Towards a recognised steam coal price marker in Ukraine

Towards a recognised steam coal price marker in Ukraine

IHS Markit was commissioned in late 2017 by DTEK to undertake a study of coal pricing methodology in Ukraine. In particular, it was asked to review and analyze the pricing for steam coal that are traded into or within Ukraine. To this end, in December 2017 IHS Markit reviewed price-setting processes elsewhere in the world in order to understand the best practices for price setting systems and how they may apply to Ukraine.

 

How coal is traded globally

 

Indexation has enabled trading, forward pricing and increased transparency

 

Ukrainian price-setting, NEURC Methodic[1]

Main Conclusions

  1. The pricing of steam coal is a fairly simple task because it is a widely and openly traded commodity, with major international hubs in NW Europe, South Africa, Southern China and Newcastle (New South Wales), plus many others.
  2. Prices on the main indices tend to move together, meaning that the simplest approach to price-setting in Ukraine would be to adjust an agreed base price by the same proportion as one of the main indices. In this case, we suggest the NW European hub provides the best indicator of price movement.
  3. Ukraine’s current system already uses the NW European hub in the form of the API#2 index but adds freight from Rotterdam to Ukraine. This is a valid approach to price setting, applying similar principles to the basic approach described above. However, the freight element of the calculation is neither regularly nor openly traded.
  4. An alternative to the existing Ukrainian system is to take the NW Europe price as a starting point, calculate netbacks to loading ports, and then apply freights to Ukraine in order to reach a delivered Ukraine price. However, this can introduce too many uncertainties to the process since it assumes reliable estimates of freights from export terminals to Ukraine, which could not necessarily be sustainably achieved. In addition, this approach exposes Ukrainian prices to movements in the values on the Asian market, which tend to be much higher than those in Europe and are likely to become more so as the European Union steam coal market increasingly shrinks in importance.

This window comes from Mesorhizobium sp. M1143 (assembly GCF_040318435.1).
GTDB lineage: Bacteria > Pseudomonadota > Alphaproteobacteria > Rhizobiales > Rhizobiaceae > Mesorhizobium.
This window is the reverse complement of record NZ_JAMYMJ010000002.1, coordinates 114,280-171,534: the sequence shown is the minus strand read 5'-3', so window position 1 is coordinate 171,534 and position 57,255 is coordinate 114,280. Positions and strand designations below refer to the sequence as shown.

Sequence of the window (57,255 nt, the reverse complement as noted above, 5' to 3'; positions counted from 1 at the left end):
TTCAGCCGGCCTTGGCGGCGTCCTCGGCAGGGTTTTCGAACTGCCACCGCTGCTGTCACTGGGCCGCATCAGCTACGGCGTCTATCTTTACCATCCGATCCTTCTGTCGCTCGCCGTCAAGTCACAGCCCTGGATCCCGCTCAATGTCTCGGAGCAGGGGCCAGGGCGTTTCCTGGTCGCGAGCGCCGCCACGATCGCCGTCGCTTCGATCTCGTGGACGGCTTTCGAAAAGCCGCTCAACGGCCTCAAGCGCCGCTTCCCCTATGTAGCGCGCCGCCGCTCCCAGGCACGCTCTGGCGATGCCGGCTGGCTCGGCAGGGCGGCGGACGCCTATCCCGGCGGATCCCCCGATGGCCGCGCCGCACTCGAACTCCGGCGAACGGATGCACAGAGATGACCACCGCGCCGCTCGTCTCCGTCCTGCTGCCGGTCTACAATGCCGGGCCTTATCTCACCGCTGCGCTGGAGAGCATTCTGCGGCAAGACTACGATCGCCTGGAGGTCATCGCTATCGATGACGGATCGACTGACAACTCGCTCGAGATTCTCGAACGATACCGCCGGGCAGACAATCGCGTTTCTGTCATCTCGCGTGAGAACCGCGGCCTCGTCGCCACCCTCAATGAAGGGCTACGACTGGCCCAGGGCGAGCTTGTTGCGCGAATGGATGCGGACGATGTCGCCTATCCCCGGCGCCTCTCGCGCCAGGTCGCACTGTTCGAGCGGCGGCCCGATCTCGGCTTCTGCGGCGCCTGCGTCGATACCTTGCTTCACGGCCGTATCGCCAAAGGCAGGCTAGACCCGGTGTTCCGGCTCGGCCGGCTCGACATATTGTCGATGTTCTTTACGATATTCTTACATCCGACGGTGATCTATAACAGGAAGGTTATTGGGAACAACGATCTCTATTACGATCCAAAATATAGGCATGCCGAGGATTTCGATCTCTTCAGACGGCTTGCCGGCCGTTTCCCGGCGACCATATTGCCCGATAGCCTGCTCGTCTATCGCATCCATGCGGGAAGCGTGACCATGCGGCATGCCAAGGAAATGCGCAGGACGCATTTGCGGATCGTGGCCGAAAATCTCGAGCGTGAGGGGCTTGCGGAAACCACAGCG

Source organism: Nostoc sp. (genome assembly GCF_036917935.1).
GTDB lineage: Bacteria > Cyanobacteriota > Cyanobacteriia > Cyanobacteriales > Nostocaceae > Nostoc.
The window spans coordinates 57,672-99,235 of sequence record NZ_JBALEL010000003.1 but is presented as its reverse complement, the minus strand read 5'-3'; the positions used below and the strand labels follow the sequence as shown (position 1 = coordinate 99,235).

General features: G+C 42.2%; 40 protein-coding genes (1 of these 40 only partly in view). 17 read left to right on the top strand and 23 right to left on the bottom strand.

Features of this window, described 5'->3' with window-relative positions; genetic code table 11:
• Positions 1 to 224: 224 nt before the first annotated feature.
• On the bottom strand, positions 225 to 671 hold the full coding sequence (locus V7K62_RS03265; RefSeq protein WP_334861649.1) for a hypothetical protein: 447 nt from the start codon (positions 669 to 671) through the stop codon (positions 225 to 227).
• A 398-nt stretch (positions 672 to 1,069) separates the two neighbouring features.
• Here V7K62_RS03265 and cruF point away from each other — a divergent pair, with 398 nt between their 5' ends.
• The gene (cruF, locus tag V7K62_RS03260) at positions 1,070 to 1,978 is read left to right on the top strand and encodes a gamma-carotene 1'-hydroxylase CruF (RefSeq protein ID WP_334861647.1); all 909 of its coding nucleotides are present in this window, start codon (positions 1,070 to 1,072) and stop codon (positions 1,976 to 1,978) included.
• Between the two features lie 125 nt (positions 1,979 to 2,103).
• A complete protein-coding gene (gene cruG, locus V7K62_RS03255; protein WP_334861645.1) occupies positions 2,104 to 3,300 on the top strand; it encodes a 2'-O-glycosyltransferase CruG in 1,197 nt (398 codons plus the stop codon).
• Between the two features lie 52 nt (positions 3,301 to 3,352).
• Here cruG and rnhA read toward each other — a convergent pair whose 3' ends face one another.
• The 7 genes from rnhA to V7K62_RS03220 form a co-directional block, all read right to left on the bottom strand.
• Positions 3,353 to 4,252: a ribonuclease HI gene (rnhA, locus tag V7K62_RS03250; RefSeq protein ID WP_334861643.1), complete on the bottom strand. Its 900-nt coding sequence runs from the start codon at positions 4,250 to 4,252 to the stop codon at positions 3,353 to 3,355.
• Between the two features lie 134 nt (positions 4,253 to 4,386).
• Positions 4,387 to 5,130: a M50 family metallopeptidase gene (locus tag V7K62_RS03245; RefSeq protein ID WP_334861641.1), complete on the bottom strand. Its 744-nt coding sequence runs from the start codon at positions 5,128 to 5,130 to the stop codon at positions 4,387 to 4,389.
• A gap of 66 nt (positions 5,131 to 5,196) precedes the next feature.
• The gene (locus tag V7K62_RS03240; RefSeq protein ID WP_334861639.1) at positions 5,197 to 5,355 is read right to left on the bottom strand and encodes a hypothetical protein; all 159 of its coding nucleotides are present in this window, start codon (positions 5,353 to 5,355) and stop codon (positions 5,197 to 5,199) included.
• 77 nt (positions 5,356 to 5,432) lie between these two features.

5. Both of the above systems, however, expose the Ukrainian market to the volatility of the international coal market. For example, NW European prices today stand in the mid-$90s per tonne, 6,000kc basis, but in early-2016 they were at a weekly low of $42. Furthermore, during the commodities price boom in 2008, weekly NW European prices, same basis, peaked at $219, the all-time weekly high. Ukraine needs to be aware that price trends can be very damaging if there are no checks and balances in any price-setting system.
  6. There is a limited global anthracite market, so few data points are available for comparison.
  7. IHS Markit deliberately conducted this analysis without asking what it is to be used for in order to avoid considerations of acting in the interests of suppliers or buyers.


[1] National Energy and Utilities Regulatory Commission, Resolution #289, 03/03/2016, Approval of the Procedure for Forming Forecast Wholesale Electricity Market Price

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